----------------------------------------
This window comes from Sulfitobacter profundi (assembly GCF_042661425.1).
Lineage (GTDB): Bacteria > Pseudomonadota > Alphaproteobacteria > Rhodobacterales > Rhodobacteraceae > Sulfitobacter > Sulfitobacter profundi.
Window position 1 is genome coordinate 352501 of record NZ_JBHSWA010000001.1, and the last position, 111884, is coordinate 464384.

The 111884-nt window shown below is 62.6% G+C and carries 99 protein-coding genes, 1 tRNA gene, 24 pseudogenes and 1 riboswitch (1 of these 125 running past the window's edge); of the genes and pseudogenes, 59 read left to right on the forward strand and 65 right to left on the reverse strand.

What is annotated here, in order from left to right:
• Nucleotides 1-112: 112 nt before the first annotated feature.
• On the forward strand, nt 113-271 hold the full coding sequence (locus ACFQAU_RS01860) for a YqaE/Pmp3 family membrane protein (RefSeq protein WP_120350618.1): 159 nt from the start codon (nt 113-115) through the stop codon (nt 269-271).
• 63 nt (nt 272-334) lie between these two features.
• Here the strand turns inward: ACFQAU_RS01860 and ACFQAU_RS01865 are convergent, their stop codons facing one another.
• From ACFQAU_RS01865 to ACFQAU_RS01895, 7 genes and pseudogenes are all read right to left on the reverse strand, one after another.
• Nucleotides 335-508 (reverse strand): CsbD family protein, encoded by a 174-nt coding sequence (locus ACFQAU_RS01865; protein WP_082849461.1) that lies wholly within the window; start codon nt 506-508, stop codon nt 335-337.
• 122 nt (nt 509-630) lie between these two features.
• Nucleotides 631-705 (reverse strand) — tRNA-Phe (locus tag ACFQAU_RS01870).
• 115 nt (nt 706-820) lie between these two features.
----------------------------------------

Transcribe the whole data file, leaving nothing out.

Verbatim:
This window comes from Sulfitobacter profundi (assembly GCF_042661425.1).
Lineage (GTDB): Bacteria > Pseudomonadota > Alphaproteobacteria > Rhodobacterales > Rhodobacteraceae > Sulfitobacter > Sulfitobacter profundi.
Window position 1 is genome coordinate 352501 of record NZ_JBHSWA010000001.1, and the last position, 111884, is coordinate 464384.

The 111884-nt window shown below is 62.6% G+C and carries 99 protein-coding genes, 1 tRNA gene, 24 pseudogenes and 1 riboswitch (1 of these 125 running past the window's edge); of the genes and pseudogenes, 59 read left to right on the forward strand and 65 right to left on the reverse strand.

What is annotated here, in order from left to right:
• Nucleotides 1-112: 112 nt before the first annotated feature.
• On the forward strand, nt 113-271 hold the full coding sequence (locus ACFQAU_RS01860) for a YqaE/Pmp3 family membrane protein (RefSeq protein WP_120350618.1): 159 nt from the start codon (nt 113-115) through the stop codon (nt 269-271).
• 63 nt (nt 272-334) lie between these two features.
• Here the strand turns inward: ACFQAU_RS01860 and ACFQAU_RS01865 are convergent, their stop codons facing one another.
• From ACFQAU_RS01865 to ACFQAU_RS01895, 7 genes and pseudogenes are all read right to left on the reverse strand, one after another.
• Nucleotides 335-508 (reverse strand): CsbD family protein, encoded by a 174-nt coding sequence (locus ACFQAU_RS01865; protein WP_082849461.1) that lies wholly within the window; start codon nt 506-508, stop codon nt 335-337.
• 122 nt (nt 509-630) lie between these two features.
• Nucleotides 631-705 (reverse strand) — tRNA-Phe (locus tag ACFQAU_RS01870).
• 115 nt (nt 706-820) lie between these two features.